In the manufacturing world, “automation” often refers to automated mechanical devices that function solely on the shop floor. While this type of operational automation has allowed for leaner, more efficient supply chains, significantly reduced payrolls and increased production, some back offices continue to rely on antiquated means of communication — i.e. spreadsheets, email updates or verbal confirmations — creating a 30-year disconnect between these processes and the advancements on the shop floor. Despite the benefits of taking advantage of the automation applications offered in some ERP systems — such as improved visibility and control of processes, better cost management and reduced errors, paperwork and bottlenecks — most manufacturers remain hesitant to adopt. In fact, in a poll of more than 100 business executives, the vast majority (82 percent) noted having either few or no automated workflows in their businesses.
While the term “automation technology” is broadly used, “workflow automation” specifically relates to software applications that help control and streamline back office processes among different employees and teams, including sales, finance, operations, customer service and HR. For smaller manufacturers, the assumed cost of workflow automation can hinder implementation, as the insights and optimization provided by these tools are often only associated with larger businesses. However, workflow automation is both accessible to, and critical for, small to medium-sized manufacturers to use in today’s increasingly competitive market.
Here are three ways you can get the most out of automation applications to streamline your back office and create a more efficient and effective workflow throughout the entire organization:
- Audit current processes: Before integrating an automation tool into your existing ERP system, you first need to evaluate how current processes operate. Typically, without automation, existing back offices are chaotic and unorganized, relying heavily on passing paperwork and spreadsheets back and forth between many individuals to manage tasks. The first step in having an automation tool help alleviate issues is to define how the process should optimally flow. Once you have outlined the ideal flow of work within the process, you can assign large chunks of it to be automated with your application; as the tool begins expediting manual data entries and alerts, you’ll immediately notice the decrease in process time and increase in overall efficiency.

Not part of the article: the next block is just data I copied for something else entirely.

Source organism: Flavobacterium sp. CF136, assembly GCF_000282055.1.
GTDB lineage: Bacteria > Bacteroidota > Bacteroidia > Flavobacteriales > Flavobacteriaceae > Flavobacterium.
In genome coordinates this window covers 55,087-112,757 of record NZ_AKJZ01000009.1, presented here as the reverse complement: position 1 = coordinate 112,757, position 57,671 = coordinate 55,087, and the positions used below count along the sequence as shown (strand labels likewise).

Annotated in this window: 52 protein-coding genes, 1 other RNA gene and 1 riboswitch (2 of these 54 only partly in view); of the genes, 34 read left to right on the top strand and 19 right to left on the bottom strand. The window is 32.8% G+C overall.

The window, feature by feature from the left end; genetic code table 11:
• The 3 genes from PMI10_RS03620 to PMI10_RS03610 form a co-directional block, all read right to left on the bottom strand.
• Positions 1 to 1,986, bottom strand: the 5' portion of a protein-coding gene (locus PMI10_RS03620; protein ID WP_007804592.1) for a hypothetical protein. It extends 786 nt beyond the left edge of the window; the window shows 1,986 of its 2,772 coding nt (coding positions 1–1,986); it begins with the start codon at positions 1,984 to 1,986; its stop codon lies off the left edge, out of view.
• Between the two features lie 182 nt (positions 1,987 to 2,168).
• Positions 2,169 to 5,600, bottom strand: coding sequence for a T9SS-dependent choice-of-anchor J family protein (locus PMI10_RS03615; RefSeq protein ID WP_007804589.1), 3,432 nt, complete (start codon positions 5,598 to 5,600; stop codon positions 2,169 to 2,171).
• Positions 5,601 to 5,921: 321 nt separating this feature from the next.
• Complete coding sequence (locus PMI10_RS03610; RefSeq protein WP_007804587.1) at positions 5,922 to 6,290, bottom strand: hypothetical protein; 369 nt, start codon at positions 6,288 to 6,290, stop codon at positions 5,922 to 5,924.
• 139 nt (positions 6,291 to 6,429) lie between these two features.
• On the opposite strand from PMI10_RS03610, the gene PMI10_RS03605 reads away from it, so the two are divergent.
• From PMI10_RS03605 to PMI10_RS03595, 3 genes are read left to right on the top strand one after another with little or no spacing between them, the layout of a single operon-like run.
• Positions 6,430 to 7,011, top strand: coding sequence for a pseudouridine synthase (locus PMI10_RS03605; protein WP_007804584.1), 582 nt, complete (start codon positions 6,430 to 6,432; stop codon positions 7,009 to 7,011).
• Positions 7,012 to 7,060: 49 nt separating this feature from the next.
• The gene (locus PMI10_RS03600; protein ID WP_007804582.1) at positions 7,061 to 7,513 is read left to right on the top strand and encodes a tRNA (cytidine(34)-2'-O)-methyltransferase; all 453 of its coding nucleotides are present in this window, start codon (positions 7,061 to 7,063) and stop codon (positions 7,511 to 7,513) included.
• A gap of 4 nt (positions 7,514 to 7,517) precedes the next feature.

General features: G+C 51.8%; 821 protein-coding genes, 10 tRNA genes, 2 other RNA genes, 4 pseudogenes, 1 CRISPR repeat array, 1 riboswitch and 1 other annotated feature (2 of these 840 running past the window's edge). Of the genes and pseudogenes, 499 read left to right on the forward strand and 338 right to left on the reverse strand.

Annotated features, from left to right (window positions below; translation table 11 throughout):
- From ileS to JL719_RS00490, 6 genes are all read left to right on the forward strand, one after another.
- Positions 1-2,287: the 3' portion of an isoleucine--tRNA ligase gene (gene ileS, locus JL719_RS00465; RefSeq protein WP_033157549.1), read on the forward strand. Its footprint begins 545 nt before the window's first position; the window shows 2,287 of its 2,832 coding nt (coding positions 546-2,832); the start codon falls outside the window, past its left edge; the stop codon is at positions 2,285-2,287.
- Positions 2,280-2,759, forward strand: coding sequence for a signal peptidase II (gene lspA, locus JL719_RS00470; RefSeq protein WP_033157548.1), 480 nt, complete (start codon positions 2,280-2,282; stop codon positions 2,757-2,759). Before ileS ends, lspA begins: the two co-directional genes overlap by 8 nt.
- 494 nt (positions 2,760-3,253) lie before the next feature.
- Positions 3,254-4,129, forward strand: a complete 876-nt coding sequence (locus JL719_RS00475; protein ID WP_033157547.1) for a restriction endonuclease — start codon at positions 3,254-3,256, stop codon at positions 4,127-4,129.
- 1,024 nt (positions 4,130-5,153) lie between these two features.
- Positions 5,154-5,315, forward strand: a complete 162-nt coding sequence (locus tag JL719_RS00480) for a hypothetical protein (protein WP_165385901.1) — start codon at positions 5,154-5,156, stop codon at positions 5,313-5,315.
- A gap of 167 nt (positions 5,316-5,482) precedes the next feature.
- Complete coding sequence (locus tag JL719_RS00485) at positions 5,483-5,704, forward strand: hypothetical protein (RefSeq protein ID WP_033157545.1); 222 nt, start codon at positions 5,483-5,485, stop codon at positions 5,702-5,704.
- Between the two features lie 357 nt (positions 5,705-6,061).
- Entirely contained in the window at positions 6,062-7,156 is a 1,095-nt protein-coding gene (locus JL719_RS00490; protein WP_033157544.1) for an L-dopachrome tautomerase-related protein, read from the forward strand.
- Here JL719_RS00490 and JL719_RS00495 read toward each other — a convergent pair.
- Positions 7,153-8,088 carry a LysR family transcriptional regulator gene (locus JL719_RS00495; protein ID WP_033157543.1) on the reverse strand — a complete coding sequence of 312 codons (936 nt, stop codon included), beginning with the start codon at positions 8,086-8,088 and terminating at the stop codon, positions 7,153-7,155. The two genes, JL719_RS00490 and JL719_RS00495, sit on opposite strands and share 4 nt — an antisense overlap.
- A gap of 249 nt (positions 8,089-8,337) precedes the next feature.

- Set up triggers and actions: Now that you’ve begun implementation, you’ll need to establish a set of rules to direct the automation. Much like a simple email filter, automation tools best respond to triggers in systems — such as sales orders, inventory updates, invoice requests, etc. With your newly facilitated orderly processes, identifying triggers will be easy, and from there you can set up actions for each notification. For example, the tool can send an alert to the customer service representative immediately following the trigger of a missing inventory item, allowing them to update the customer on their order. Other actions include creating documents for invoicing, updating data across the warehouse and back office, developing error logs and generating PDF reports to be disseminated across the business. With these triggers and actions set up, the tool will continue to automatically manage core aspects of the process, freeing your employees up for more value-added activities.
- Create supply chain transparency: As previously noted, much of the disconnect between the back office and shop floor is the result of a heavy reliance on spreadsheets. To eliminate the back and forth, automation applications can be set to inform employees across the organization of project statuses. Fully implemented, a workflow system can cover every aspect of the manufacturing process – from sales, to orders and production, to finance and invoicing. With an automation tool, you’ll be able to automatically input orders, alert the finance team, evaluate inventory and create the shop ticket all at once. As the order is fulfilled, you’ll also be able to monitor for any bottlenecks and manage employee hours spent on one project. Not only will this keep everyone in the process up to date on an order, but it will also help you to better service customers by providing an accurate estimated time of completion and delivery.
It’s time to break the bad habit of letting orders sit in inboxes and eliminate the outdated paper chase. Implementing an automation tool that organizes your back office, provides real-time insight to employees from every department and manages tasks more efficiently will give you a system that acts as a virtually error-free, 24/7 employee.
Dan Griffin is Director of Product Management and Product Marketing at Exact, Macola Division.